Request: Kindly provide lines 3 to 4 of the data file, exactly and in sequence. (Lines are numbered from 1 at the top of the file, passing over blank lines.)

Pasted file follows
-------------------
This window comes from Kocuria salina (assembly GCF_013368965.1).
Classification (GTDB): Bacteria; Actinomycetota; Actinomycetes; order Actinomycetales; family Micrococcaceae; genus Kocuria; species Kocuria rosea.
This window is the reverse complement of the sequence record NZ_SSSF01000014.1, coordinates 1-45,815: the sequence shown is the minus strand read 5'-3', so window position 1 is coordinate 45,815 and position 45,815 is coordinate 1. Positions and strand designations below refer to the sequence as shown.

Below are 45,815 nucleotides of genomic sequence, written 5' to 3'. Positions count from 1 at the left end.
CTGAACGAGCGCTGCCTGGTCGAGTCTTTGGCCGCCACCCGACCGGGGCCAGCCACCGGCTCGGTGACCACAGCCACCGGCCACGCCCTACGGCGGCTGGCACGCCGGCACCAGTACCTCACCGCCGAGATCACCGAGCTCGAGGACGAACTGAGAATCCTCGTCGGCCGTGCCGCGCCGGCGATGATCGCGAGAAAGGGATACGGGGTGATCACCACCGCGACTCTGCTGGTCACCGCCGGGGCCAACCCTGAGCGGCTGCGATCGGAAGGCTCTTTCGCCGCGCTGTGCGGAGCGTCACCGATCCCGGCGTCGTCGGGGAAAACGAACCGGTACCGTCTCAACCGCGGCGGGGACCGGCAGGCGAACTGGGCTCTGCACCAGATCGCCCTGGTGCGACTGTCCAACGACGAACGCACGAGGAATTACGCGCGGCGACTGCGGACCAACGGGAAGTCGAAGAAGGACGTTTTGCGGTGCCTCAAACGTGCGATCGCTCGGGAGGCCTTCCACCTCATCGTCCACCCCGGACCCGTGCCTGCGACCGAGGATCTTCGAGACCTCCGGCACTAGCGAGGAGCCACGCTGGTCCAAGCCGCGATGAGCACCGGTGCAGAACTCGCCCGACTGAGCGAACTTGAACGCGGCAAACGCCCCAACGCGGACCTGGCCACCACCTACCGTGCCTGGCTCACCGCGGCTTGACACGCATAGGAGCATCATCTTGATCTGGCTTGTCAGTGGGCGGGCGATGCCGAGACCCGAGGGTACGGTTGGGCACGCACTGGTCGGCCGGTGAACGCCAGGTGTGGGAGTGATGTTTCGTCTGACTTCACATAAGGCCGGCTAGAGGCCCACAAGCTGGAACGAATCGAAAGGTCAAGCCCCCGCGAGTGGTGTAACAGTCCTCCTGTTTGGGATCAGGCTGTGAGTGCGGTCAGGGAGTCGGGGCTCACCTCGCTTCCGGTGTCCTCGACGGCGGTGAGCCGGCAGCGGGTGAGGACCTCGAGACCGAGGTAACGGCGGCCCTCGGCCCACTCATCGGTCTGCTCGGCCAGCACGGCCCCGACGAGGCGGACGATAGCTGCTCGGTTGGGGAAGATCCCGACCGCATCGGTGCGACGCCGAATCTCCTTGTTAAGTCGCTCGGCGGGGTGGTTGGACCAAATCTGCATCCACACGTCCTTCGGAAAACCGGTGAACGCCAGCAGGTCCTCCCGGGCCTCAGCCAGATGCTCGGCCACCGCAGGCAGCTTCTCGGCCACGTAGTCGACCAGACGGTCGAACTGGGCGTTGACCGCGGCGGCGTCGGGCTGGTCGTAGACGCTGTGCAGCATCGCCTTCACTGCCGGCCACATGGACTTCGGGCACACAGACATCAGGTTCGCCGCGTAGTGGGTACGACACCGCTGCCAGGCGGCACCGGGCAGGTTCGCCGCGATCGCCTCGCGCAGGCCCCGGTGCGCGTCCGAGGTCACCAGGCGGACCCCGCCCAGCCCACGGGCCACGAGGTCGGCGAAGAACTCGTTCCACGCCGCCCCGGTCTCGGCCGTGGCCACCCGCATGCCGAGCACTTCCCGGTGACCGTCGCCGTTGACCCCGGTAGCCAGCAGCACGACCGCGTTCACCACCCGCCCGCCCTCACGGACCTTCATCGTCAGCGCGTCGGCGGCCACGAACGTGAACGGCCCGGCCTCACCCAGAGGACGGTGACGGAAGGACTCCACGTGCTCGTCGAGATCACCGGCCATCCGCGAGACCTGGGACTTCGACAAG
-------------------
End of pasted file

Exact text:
This window is the reverse complement of the sequence record NZ_SSSF01000014.1, coordinates 1-45,815: the sequence shown is the minus strand read 5'-3', so window position 1 is coordinate 45,815 and position 45,815 is coordinate 1. Positions and strand designations below refer to the sequence as shown.

Below are 45,815 nucleotides of genomic sequence, written 5' to 3'. Positions count from 1 at the left end.